Also known as a broadside collision or side impact collision, a T-bone accident happens when a car hits the side of another vehicle. Typically, the broadside collisions take place at intersections, mainly when a driver is unable to control a vehicle. When a T-bone accident happens, the resulting injuries are often more severe than injuries arising from other types of car accidents. The side of the vehicle does not offer an ample shield between the vehicle occupants and the outside of the vehicle. When a broadside collision happens, it is common for the victims to remain held inside the vehicle, making the situation more severe. It is not always easy to determine who is at fault in a T-bone accident. If you or a loved one has been involved in a T-bone accident, Las Vegas Personal Injury Attorney Law Firm can help establish fault.
When proving fault in a T-bone accident, the focus is on identifying the negligent party. The negligent party is liable to the victims, including other road users. The law requires the liable party to compensate the accident victims for the injuries and damages sustained because of the accident. A driver may be negligent if he/she fails to obey the traffic laws or if he/she recklessly operates a vehicle.
When establishing fault in broadside collisions, the prosecutor considers other factors besides the actions of the driver. Fault in a broadside collision may vary depending on various factors, including vehicle defects, road states, road signage, and traffic signals. However, T-bone accidents may also occur due to external factors, or when one or more drivers act negligently.
For a victim to prove the negligence of a driver in a broadside collision, the victim must prove several factors. First, the victim has to confirm that the driver owed him/her a duty of care. It is easy to determine that the driver owed the victim a duty of care. In Nevada, all drivers owe a duty of care to other road users, including other road users.
The victim must also prove that the driver breached his/her duty of care by negligently operating the vehicle. The negligence of the driver should have been a significant factor in causing the injuries of the victim. While running a car in Nevada, failure to use reasonable care is negligence. The law requires the driver to exercise the due duty of care by being careful while driving. The driver has to look out for obstacles, pedestrians, and other vehicles. The driver must also control the speed and the movement of his/her vehicle.
Leading Causes of T-bone Accidents
T-bone accidents typically occur at intersections when one vehicle hits the side of another car. When a broadside collision happens, vehicle occupants may suffer catastrophic injuries or even death. T-bone accidents may occur due to various factors, including:
If a driver is driving beyond the recommended speed limit in a specific neighborhood, it may be hard for him/her to stop at an intersection. While driving at high speed, the driver may not have ample time to think and to break upon arriving at a stop sign or traffic signal. Therefore, the driver may drive right to the side of another vehicle leading to a T-bone accident. Speeding is a form of reckless driving in Nevada, and therefore, in case of an accident, the speeding driver is liable.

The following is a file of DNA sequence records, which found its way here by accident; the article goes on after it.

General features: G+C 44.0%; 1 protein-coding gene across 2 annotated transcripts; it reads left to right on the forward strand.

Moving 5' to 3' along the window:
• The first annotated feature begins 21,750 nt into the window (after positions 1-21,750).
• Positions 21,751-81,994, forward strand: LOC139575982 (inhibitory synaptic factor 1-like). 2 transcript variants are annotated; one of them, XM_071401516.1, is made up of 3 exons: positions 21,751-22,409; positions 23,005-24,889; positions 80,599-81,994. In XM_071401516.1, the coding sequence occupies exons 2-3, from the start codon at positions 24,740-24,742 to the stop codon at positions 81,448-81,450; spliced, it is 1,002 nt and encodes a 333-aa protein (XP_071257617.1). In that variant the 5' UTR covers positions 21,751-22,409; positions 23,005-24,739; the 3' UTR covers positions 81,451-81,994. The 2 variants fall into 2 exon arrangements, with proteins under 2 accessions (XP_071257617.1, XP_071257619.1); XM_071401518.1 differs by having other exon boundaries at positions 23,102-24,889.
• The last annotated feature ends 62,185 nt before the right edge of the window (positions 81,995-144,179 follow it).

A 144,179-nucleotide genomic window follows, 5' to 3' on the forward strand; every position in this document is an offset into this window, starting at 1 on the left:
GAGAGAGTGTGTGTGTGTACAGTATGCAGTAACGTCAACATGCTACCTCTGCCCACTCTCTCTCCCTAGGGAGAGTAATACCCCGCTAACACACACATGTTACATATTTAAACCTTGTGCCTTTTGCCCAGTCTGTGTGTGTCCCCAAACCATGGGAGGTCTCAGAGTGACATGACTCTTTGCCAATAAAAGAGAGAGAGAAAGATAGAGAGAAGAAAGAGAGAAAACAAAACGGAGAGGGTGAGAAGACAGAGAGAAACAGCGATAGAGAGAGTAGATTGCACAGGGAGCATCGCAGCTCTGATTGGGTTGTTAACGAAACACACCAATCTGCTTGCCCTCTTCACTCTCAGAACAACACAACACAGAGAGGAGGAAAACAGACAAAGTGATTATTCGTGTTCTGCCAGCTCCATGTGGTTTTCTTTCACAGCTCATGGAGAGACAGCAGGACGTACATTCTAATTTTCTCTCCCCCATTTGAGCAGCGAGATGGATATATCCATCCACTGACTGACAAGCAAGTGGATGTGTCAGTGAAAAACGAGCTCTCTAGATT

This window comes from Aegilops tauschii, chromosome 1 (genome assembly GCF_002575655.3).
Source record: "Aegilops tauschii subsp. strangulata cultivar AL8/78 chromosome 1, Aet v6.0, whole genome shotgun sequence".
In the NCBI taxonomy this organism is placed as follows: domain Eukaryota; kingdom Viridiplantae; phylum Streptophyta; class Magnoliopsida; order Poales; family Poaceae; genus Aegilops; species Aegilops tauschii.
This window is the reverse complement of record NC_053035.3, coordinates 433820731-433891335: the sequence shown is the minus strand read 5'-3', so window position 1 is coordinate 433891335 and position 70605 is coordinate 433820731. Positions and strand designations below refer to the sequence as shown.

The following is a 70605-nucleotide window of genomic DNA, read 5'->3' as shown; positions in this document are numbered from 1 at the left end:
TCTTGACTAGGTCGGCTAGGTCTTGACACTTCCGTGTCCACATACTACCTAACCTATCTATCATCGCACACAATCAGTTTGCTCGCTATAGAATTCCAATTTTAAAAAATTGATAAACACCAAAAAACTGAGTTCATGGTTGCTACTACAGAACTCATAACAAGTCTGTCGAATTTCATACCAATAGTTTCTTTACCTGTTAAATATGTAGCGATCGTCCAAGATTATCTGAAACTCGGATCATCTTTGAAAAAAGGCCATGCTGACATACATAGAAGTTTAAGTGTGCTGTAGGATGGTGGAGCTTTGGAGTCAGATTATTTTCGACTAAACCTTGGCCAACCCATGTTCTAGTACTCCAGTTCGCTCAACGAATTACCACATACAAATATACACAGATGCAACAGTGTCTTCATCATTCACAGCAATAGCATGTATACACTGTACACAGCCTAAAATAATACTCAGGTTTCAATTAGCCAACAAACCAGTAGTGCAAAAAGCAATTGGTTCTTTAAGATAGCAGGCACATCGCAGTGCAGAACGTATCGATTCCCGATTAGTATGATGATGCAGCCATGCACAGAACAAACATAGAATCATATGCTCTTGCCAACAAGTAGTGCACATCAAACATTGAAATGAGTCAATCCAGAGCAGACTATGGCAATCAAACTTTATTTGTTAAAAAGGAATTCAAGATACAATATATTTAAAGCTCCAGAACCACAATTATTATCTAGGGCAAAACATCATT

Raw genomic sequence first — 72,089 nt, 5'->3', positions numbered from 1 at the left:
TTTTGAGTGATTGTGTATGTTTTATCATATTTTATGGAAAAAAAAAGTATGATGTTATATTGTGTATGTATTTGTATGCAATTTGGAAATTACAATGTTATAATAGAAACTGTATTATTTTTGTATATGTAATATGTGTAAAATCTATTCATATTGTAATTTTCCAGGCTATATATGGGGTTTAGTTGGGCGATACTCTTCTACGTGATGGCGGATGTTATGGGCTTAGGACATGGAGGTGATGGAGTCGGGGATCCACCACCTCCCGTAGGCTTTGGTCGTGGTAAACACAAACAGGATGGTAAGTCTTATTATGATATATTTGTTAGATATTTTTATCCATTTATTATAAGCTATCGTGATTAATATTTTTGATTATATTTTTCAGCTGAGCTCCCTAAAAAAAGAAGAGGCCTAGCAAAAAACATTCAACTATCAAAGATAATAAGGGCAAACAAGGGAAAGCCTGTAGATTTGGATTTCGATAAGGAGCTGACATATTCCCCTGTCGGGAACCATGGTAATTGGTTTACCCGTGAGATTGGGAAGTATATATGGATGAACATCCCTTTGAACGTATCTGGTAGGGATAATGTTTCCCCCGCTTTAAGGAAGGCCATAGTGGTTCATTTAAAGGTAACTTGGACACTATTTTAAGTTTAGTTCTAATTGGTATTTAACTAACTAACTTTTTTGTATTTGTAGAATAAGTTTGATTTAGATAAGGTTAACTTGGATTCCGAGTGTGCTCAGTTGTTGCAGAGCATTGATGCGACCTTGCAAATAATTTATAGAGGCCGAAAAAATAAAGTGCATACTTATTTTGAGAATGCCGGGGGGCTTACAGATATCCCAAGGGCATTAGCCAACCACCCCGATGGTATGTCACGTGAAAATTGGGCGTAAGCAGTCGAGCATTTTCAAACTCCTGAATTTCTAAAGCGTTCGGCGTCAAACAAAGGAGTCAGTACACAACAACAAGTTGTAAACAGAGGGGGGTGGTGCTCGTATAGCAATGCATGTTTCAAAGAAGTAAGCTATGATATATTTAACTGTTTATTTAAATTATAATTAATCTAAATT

Running the Red Light
A broadside collision may also occur if a driver runs the red light. Running the red light refers to a situation where a driver passes through the traffic light when the red light is illuminated. Running the red light may cause more significant injuries than other forms of accidents. When a driver runs the red light, he/she moves through an intersection at a higher-than-average speed. This may result in angular collisions, which often lead to severe injuries and fatalities to the occupants of the vehicle hit on its side.
Failure to Yield
A T-bone accident may also occur due to failure to yield. Yielding the right of way is a fundamental Nevada traffic law, and if a driver fails to yield right of way, the driver is negligent. A driver should yield to oncoming traffic whenever he/she is making a right or a left turn. The law also requires drivers to yield right of way at a stop sign. A driver must also follow the rules of proceeding at a four-way stop.
Engaging in Distracted Driving
It is common for T-bone accidents to occur when drivers engage in distracted driving and fail to pay attention to the roads. A driver may engage in distracted driving if he/she operates his vehicle while calling or texting on the mobile form. Distracted driving may also entail eating or drinking while driving and any other behavior that may take the attention of the driver.
While engaging in distracted driving, a driver is not likely to realize that he/she is about to cause a T-bone accident.
Driving under the Influence
A T-bone accident may also occur if a driver operates a vehicle under the influence of drugs or alcohol. Intoxication may impair a driver's vision, judgment, and reaction time. While intoxicated, a driver is likely to engage in reckless behavior like swift lane changes, traveling the wrong way, misjudging safe turns at spotlights, and speeding.
In a T-bone accident, it is not always easy to identify the party at fault. In some cases, more than one party may be responsible for the collision. For example, one driver may be liable for failing to stop and instead of rolling through a four-way intersection. However, the driver of the vehicle hit during the accident may also be responsible if he/she was engaged in distracted driving during the accident.
Common Injuries in a T-bone Accident
When a T-bone accident happens, several injuries are likely to occur. The injuries a plaintiff suffers in a T-bone accident may vary depending on several factors. The injuries vary depending on the vehicle speed at the time of the collision. If the vehicles involved in the side-impact crash were moving at high speed, the resulting injuries might be severe.